• Second half or end of the 4th c. BC (upper cavea)
General description of Monument

The ancient theater in Thoricus is built on the rocky slopes of the coastal Velatouri hill, in direct continuation of the excavated settlement of the ancient city of Thoricus. In immediate proximity to the west of the monument there is a house and a laboratory for metal cleaning (washer), and to the south of the orchestra there is a cemetery, which was in use from the 6th to the 4th century. BC.
The theater is elongated with a linear central part and curved ends. As realized after the discovery of other theaters Attica [Rhamnus, Ikarion (Dionysus) Evonymos (Trachones)], its rectilinear shape is no exception.
The theater’s orchestra is rectangular (approximately 16×30 m.) with curved angles towards the cavea. In its southern open side, it is supported by a 24 meters long retaining wall, which has its ends attached on the natural rock. This retaining wall replaced an older one, increasing thus the total area of the orchestra, which is 443 sq.m. The western side of the orchestra is occupied by a small temple of Dionysus, from which survive only the foundation, and an eastern rectangular structure, possibly an altar.
The cavea is surrounded by a retaining wall of coarse stones, which is partly carved in the bedrock, particularly at the edges, while its center was given shape after a backfill. The cavea is divided by two stairways in three tiers of unequal size. The central tier, which is the largest, is almost straight-lined, while the eastern and western ones are curved. The seats of the viewers are arranged in 21 rows. The cavea is accessible from the eastern and western lanes. The western lane leads to the settlement.
The upper cavea was added at an latter stage, following the building a new, striking retaining wall overlooking the retaining wall of the lower cavea. The intermediate space was banked in order to obtain the suitable inclination that would help viewers sit, either directly on the ground or on wooden seats in 10 to 12 rows. The upper cavea was accessible from two entrances on the north side, behind the retaining wall. The eastern entrance was a single paved corridor, while the western one was constructed as a bridge, supported by a pointed arch.
The theater is built of a roughly chipped brown-greenish limestone found in the area. The retaining wall of the upper cavea is carefully built of limestone carved into rectangular blocks. After building the upper cavea, the theater’s capacity increased from 2,000 to 3,200 viewers.

Recent excavations conducted by the Ephorate of Antiquities of Eastern Attica around the retaining wall of the orchestra revealed the older retaining wall throughout its length. It was also found that the site was originally used as a quarry of limestone, as did the entire region to the SW of the theater. This suggests that as a result of the mining an open space had been formed at different levels and this allowed people’s gatherings. This space had been gradually given shape due to successive interventions, which should be linked to the increased needs for citizens’s assemblies, following Kleisthenes state reform in 507 BC for the purpose of organization and operation of the democratic system.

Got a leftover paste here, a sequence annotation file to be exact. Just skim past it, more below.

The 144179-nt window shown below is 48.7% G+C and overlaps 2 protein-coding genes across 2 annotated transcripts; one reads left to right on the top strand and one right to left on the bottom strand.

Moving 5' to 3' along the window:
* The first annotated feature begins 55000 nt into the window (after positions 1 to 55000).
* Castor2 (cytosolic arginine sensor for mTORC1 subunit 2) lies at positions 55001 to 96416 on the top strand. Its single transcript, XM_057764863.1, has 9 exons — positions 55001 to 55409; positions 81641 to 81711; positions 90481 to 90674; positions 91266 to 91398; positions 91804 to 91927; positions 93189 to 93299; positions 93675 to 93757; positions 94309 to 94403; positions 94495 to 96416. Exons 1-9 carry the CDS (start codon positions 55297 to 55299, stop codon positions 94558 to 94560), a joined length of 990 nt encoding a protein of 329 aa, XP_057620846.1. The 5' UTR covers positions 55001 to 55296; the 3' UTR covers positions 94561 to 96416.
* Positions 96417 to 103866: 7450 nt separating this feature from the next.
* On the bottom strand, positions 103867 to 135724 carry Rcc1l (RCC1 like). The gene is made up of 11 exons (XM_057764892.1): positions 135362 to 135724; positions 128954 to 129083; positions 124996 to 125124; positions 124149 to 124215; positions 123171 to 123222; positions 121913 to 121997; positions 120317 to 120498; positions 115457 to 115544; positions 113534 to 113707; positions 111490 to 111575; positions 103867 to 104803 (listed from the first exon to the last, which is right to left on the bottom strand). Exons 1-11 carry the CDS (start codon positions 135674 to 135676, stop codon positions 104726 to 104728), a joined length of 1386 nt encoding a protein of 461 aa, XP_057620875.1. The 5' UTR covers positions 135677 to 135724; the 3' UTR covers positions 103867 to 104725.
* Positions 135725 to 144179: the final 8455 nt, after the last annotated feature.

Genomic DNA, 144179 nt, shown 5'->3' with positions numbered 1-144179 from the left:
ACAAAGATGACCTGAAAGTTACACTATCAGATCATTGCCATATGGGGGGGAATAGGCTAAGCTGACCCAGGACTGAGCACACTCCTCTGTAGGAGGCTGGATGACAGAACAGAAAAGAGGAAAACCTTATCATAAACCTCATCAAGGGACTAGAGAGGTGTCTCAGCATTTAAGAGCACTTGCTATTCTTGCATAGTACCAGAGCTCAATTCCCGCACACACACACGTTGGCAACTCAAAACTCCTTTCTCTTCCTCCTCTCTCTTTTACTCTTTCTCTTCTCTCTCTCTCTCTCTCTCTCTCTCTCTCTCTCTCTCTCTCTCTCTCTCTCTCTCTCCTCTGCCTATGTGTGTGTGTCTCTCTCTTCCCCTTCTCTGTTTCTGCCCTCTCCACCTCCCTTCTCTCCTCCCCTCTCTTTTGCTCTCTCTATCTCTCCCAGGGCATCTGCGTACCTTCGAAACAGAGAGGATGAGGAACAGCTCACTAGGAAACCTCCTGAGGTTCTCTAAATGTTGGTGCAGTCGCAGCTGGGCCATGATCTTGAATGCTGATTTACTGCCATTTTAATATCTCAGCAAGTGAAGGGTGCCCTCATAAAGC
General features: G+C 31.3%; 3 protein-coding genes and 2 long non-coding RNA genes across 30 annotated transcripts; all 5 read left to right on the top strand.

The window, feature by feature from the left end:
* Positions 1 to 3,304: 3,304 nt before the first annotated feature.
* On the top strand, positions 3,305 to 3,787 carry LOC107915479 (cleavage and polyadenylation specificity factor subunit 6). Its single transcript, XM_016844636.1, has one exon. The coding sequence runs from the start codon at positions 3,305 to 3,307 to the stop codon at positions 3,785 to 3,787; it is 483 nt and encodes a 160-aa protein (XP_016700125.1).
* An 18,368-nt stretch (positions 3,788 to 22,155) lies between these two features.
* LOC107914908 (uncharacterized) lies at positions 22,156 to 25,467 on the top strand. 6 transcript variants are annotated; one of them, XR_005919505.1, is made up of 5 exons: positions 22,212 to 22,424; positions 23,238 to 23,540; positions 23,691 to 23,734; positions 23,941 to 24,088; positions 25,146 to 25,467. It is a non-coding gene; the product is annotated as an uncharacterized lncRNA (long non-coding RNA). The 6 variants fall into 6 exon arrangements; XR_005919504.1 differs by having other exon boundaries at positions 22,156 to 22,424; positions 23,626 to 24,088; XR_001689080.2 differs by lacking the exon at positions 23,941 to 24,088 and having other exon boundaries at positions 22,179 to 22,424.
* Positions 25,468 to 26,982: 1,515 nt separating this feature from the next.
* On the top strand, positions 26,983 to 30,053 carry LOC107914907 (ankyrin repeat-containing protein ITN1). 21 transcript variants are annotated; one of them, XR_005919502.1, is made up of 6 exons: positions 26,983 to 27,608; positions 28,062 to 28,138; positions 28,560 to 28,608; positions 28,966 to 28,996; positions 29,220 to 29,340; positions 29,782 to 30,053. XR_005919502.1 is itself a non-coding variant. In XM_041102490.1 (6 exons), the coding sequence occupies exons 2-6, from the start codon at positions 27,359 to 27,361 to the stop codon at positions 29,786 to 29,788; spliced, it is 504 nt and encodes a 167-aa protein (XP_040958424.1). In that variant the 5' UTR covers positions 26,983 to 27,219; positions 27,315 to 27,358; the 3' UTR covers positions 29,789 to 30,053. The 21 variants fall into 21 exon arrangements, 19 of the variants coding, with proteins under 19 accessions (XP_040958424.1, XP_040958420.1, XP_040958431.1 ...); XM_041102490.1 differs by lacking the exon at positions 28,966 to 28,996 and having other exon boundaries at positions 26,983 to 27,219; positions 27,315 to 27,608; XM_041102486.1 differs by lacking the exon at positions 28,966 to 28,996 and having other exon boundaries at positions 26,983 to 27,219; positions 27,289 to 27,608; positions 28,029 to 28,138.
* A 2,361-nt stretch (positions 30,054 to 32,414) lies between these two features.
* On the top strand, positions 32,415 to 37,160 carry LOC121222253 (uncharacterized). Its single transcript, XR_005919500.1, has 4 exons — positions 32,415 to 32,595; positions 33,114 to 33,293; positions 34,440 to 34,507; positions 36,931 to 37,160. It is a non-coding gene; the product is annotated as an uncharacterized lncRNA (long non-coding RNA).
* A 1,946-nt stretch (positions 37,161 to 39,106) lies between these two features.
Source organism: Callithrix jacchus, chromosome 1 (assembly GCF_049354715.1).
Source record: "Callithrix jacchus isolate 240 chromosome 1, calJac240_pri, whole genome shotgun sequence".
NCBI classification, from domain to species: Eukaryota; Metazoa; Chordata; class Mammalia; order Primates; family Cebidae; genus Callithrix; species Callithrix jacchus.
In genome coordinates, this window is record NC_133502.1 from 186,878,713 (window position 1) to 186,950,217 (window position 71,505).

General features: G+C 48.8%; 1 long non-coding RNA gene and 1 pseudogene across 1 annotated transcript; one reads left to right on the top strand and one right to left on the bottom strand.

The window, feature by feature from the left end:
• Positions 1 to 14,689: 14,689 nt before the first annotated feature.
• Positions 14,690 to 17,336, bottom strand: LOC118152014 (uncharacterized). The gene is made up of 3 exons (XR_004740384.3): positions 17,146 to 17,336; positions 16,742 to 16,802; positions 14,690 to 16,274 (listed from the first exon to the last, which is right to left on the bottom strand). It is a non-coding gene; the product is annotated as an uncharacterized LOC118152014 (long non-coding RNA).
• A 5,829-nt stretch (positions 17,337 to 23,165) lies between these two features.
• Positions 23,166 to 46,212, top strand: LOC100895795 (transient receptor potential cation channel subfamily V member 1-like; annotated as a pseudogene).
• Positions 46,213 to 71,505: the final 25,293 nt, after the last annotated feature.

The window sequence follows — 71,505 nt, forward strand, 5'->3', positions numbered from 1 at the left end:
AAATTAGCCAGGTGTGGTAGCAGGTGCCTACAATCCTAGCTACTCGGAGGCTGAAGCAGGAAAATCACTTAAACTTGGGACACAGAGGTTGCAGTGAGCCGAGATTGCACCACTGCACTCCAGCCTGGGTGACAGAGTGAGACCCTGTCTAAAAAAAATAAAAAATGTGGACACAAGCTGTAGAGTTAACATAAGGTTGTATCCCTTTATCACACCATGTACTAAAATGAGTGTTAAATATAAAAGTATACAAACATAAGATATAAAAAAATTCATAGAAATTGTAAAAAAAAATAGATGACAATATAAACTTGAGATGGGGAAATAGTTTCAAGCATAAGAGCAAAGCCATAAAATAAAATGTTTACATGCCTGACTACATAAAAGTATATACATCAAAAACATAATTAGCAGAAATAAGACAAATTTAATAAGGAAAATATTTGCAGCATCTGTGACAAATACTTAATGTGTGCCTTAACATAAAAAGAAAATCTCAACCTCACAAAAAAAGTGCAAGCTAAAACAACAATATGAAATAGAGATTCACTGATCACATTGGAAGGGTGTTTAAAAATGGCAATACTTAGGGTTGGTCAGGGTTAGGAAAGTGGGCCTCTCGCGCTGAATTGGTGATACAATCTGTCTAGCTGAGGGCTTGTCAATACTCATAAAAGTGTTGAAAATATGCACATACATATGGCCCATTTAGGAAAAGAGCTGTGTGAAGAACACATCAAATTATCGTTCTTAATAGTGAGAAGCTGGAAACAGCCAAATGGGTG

In “Calendar of sacrifices in Thoricus”, dated prior to 420 BC, there is a clear reference to the performance of the small or Rural Dionysia Festival in Thoricus in the month of Poseidon, as in the other municipalities of Attica. Inscriptions found south of the theater, dating to the end of the 5th century and the 4th century BC, provide information on teaching comedies and tragedies in Thoricus. It should be mentioned that the theater had multiple functions and not only the teaching of drama, which was after all lasting for just a few days each year.

Current situation

Although preserved at a satisfactory level, the theater faces safety problems both for the edifice itself, and for visitors, mainly because of the building materials and the way it was structured. After World War II the monument suffered damages due to arbitrary excavation in the orchestra and in the cemetery to the South, conducted by the Mayor of Lavrion.

Excavations - Interventions

The monument was illustrated by travelers in the 19th century. In 1885-1886 the American School of Classical Studies conducted the first excavations in the theater. In 1893 V. Stais excavated the important prehistoric monuments on top of Velatouri hill. Since 1963 the archaeological site of Thoricus has been excavated by the Belgian Archaeological School, initially in collaboration with the Greek Archaeological Service.
In 2001 he t
The eastern tier of the theater was restored in 2001 by the Culture Ministry’s Directorate for the Restoration of Ancient Monuments. The program continued in the western and central tiers after 2011, while in 2012 the southern side of the orchestra was supported with a retaining wall. On the occasion of the restoration works, the Ephorate of Antiquities of Eastern Attica (former 2nd EPCA) performed research sections.

Permitted uses

Visitable

History of modern uses

Performances given in the 1950’s as well as educational programs by the Ephorate of Antiquities of Eastern Attica.

Copyrights

Ephorate of Antiquities of Eastern Attica

Ephorate of Antiquities of Eastern Attica

Ephorate of Antiquities of Eastern Attica

Latitude

37.7378813°

Longitude

24.0536814°

NameDateAmount (€)
Primary School of Keratea04/07/2018115.00
ΚΕΑΝ ΠΑΡΑΡΤΗΜΑ ΛΑΥΡΕΩΤΙΚΗΣ200.00
Stephanos Tsolakidis100.00
Phoevos Argiropoulos50.00
Agni Touloupa50.00
A Gymnasium Chalandri200.00
Total
€715.00
Balance
€715.00